We have all known parents who speak about their children only in the superlative: Hes the smartest kid in his class. Shes the best reader in her grade. Hes the most artistic kid in the school. Shes the best player on her team. Setting aside how listeners (especially other parents) may feel when subjected to this parental patter, we might wonder: What effect does this have on children spoken to, and of, in this hyperbolic manner? Do they feel supported by their parents belief in their abilities? Do they feel pressure to live up to their parents expectations? And what effect does singling them out have on their relations with their peers?

God, the cosmic parent expresses similar superlatives through Moses in this weeks sedra, Ki Tavo:

וַיהוָה הֶאֱמִירְךָ הַיּוֹם, לִהְיוֹת לוֹ לְעַם סְגֻלָּה, כַּאֲשֶׁר, דִּבֶּר-לָךְ; וְלִשְׁמֹר, כָּל-מִצְוֹתָיו.  וּלְתִתְּךָ עֶלְיוֹן, עַל כָּל-הַגּוֹיִם אֲשֶׁר עָשָׂה, לִתְהִלָּה, וּלְשֵׁם וּלְתִפְאָרֶת; וְלִהְיֹתְךָ עַם-קָדֹשׁ לַיהוָה אֱלֹהֶיךָ, כַּאֲשֶׁר דִּבֵּר.

Adonai has affirmed this day that you are, as [God] promised you, [Gods] treasured people who shall observe all [Gods] commandments, and that [God] will set you, in fame and renown and glory, high above all the nations that [God] has made; and that you shall be, as [God] promised, a holy people to Adonai your God. (Deuteronomy 26:18-19)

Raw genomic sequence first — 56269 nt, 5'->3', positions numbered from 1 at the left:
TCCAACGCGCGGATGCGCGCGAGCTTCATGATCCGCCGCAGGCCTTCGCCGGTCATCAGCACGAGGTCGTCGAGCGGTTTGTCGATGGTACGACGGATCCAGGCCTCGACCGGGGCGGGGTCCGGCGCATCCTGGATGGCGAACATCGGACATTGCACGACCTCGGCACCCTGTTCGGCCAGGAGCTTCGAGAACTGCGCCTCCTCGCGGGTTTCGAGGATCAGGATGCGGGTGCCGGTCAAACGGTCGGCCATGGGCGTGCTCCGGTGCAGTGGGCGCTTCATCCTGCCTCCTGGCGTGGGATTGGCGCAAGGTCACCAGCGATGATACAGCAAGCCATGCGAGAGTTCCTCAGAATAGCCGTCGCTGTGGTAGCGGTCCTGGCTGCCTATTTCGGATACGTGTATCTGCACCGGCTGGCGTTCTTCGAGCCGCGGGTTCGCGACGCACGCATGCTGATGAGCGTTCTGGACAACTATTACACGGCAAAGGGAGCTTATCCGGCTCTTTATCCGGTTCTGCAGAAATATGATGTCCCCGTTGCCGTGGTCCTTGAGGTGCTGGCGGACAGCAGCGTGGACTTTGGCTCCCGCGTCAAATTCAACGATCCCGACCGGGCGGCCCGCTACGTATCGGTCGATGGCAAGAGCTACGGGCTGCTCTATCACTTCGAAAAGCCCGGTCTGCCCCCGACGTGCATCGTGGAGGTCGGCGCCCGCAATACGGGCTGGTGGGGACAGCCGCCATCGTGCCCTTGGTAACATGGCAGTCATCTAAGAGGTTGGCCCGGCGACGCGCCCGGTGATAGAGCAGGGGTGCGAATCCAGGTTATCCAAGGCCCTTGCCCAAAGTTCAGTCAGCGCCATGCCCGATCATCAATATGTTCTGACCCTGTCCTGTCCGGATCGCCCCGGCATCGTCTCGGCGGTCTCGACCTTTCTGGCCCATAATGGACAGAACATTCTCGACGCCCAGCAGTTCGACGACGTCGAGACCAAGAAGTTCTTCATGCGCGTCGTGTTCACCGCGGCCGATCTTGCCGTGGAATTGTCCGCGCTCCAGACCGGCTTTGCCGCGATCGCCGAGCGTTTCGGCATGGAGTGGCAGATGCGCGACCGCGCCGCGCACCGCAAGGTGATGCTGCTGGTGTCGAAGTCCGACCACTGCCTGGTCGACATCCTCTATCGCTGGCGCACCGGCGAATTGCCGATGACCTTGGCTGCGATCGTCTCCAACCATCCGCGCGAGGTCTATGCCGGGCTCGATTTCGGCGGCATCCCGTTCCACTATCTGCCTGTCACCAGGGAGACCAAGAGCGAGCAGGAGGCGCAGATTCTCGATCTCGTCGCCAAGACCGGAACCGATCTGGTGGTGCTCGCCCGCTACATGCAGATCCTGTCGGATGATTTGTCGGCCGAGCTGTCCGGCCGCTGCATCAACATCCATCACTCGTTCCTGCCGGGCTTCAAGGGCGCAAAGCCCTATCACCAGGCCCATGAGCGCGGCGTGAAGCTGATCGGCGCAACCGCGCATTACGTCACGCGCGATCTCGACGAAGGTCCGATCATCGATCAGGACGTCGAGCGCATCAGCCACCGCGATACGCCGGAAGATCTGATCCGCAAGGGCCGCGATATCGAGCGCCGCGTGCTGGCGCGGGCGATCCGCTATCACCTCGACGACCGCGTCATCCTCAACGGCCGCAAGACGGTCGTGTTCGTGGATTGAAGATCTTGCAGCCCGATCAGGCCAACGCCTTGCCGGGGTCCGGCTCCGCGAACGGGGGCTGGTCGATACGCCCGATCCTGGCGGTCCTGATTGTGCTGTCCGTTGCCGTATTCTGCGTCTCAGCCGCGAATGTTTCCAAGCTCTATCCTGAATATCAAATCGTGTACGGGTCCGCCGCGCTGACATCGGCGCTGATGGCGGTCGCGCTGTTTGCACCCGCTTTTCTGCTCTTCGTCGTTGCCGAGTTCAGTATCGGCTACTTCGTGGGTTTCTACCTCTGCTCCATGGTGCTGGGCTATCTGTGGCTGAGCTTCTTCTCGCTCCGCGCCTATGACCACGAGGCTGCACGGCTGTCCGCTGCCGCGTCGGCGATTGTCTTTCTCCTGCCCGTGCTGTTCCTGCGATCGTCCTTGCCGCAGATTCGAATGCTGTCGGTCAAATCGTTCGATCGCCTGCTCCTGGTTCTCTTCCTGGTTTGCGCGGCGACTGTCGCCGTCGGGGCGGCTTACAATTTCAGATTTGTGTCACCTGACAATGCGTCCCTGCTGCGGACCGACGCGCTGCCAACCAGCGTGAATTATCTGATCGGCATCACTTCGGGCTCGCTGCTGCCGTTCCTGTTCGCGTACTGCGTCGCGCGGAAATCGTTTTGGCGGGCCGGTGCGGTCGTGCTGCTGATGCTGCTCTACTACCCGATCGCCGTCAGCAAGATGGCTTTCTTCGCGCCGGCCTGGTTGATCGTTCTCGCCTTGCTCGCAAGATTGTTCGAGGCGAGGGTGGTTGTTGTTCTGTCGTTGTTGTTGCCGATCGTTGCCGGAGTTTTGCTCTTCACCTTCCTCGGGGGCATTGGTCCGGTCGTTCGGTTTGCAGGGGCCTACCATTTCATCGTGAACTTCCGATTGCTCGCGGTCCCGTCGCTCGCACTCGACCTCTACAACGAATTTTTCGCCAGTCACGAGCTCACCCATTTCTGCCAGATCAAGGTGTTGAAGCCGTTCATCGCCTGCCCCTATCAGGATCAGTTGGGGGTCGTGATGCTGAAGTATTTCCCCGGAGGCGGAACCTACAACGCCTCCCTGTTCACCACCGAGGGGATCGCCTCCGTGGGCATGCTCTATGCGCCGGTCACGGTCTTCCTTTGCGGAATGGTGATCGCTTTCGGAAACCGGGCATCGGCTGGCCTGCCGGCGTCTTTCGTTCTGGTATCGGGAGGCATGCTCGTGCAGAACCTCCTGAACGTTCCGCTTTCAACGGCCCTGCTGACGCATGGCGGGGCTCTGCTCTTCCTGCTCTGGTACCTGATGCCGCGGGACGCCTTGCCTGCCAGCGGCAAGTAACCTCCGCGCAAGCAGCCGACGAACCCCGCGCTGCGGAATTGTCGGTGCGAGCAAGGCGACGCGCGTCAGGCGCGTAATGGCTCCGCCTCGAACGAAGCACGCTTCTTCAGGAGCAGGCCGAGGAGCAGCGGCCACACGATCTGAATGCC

This passage is one of several expressions of what has come to be known as the Chosenness doctrine: the belief that God chose the people Israel among all the nations to fulfill the covenant of Torah and that Israel thereby has a special and unique relationship with God. This ancient idea has been the source of untold and immeasurably grief and suffering[1], a favorite trope of anti-Semites[2], and popular tripe for Jews who would see the Jewish people as superior to others. Of course, having a special and unique relationship with God doesnt preclude God having special and unique relationships with other nations, and the purpose of chosennessto keep the covenant of Torahis conveniently ignored by both sides.

I sometimes think that the idea of chosenness, much like the my-child-is-best idea, resides at the intersection of the natural human desire to feel distinctive and unique, and the natural human proclivity to compete with others. Apparently, what happens on the individual level can happen on the national level, as well. Where does this leave Israel, Gods child? Pressured to live up to high expectations? Supported by Gods confidence in them? And what of their relations with peers?